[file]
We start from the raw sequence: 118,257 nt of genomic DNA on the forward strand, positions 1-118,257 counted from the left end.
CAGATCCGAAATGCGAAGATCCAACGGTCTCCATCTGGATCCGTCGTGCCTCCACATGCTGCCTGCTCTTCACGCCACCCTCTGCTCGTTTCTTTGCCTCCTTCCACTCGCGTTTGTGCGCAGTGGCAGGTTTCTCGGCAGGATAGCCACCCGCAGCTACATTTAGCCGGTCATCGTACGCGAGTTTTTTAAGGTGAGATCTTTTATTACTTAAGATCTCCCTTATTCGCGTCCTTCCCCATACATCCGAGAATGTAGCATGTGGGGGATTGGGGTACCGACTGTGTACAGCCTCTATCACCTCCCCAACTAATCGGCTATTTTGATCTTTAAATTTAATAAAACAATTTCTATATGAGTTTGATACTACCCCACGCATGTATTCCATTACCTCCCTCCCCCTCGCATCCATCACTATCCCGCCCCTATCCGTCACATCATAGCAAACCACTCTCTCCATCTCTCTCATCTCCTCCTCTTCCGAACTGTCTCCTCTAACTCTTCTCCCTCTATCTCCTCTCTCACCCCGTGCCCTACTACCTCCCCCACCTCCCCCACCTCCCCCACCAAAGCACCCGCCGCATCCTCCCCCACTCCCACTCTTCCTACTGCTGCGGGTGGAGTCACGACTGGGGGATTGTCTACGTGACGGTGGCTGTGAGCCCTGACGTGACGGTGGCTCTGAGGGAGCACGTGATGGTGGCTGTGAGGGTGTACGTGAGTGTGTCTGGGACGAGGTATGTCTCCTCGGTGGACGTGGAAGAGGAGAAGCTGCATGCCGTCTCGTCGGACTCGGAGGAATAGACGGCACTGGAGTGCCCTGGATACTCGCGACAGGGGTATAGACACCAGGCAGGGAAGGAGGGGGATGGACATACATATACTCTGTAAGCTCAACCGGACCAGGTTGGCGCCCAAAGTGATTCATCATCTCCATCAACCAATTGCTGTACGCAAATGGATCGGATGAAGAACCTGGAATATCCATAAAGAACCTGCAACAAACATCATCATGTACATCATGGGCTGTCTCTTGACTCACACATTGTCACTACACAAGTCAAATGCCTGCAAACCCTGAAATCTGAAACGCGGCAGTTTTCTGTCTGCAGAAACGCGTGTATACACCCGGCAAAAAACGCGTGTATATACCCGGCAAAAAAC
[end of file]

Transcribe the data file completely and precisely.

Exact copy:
We start from the raw sequence: 118,257 nt of genomic DNA on the forward strand, positions 1-118,257 counted from the left end.
CAGATCCGAAATGCGAAGATCCAACGGTCTCCATCTGGATCCGTCGTGCCTCCACATGCTGCCTGCTCTTCACGCCACCCTCTGCTCGTTTCTTTGCCTCCTTCCACTCGCGTTTGTGCGCAGTGGCAGGTTTCTCGGCAGGATAGCCACCCGCAGCTACATTTAGCCGGTCATCGTACGCGAGTTTTTTAAGGTGAGATCTTTTATTACTTAAGATCTCCCTTATTCGCGTCCTTCCCCATACATCCGAGAATGTAGCATGTGGGGGATTGGGGTACCGACTGTGTACAGCCTCTATCACCTCCCCAACTAATCGGCTATTTTGATCTTTAAATTTAATAAAACAATTTCTATATGAGTTTGATACTACCCCACGCATGTATTCCATTACCTCCCTCCCCCTCGCATCCATCACTATCCCGCCCCTATCCGTCACATCATAGCAAACCACTCTCTCCATCTCTCTCATCTCCTCCTCTTCCGAACTGTCTCCTCTAACTCTTCTCCCTCTATCTCCTCTCTCACCCCGTGCCCTACTACCTCCCCCACCTCCCCCACCTCCCCCACCAAAGCACCCGCCGCATCCTCCCCCACTCCCACTCTTCCTACTGCTGCGGGTGGAGTCACGACTGGGGGATTGTCTACGTGACGGTGGCTGTGAGCCCTGACGTGACGGTGGCTCTGAGGGAGCACGTGATGGTGGCTGTGAGGGTGTACGTGAGTGTGTCTGGGACGAGGTATGTCTCCTCGGTGGACGTGGAAGAGGAGAAGCTGCATGCCGTCTCGTCGGACTCGGAGGAATAGACGGCACTGGAGTGCCCTGGATACTCGCGACAGGGGTATAGACACCAGGCAGGGAAGGAGGGGGATGGACATACATATACTCTGTAAGCTCAACCGGACCAGGTTGGCGCCCAAAGTGATTCATCATCTCCATCAACCAATTGCTGTACGCAAATGGATCGGATGAAGAACCTGGAATATCCATAAAGAACCTGCAACAAACATCATCATGTACATCATGGGCTGTCTCTTGACTCACACATTGTCACTACACAAGTCAAATGCCTGCAAACCCTGAAATCTGAAACGCGGCAGTTTTCTGTCTGCAGAAACGCGTGTATACACCCGGCAAAAAACGCGTGTATATACCCGGCAAAAAAC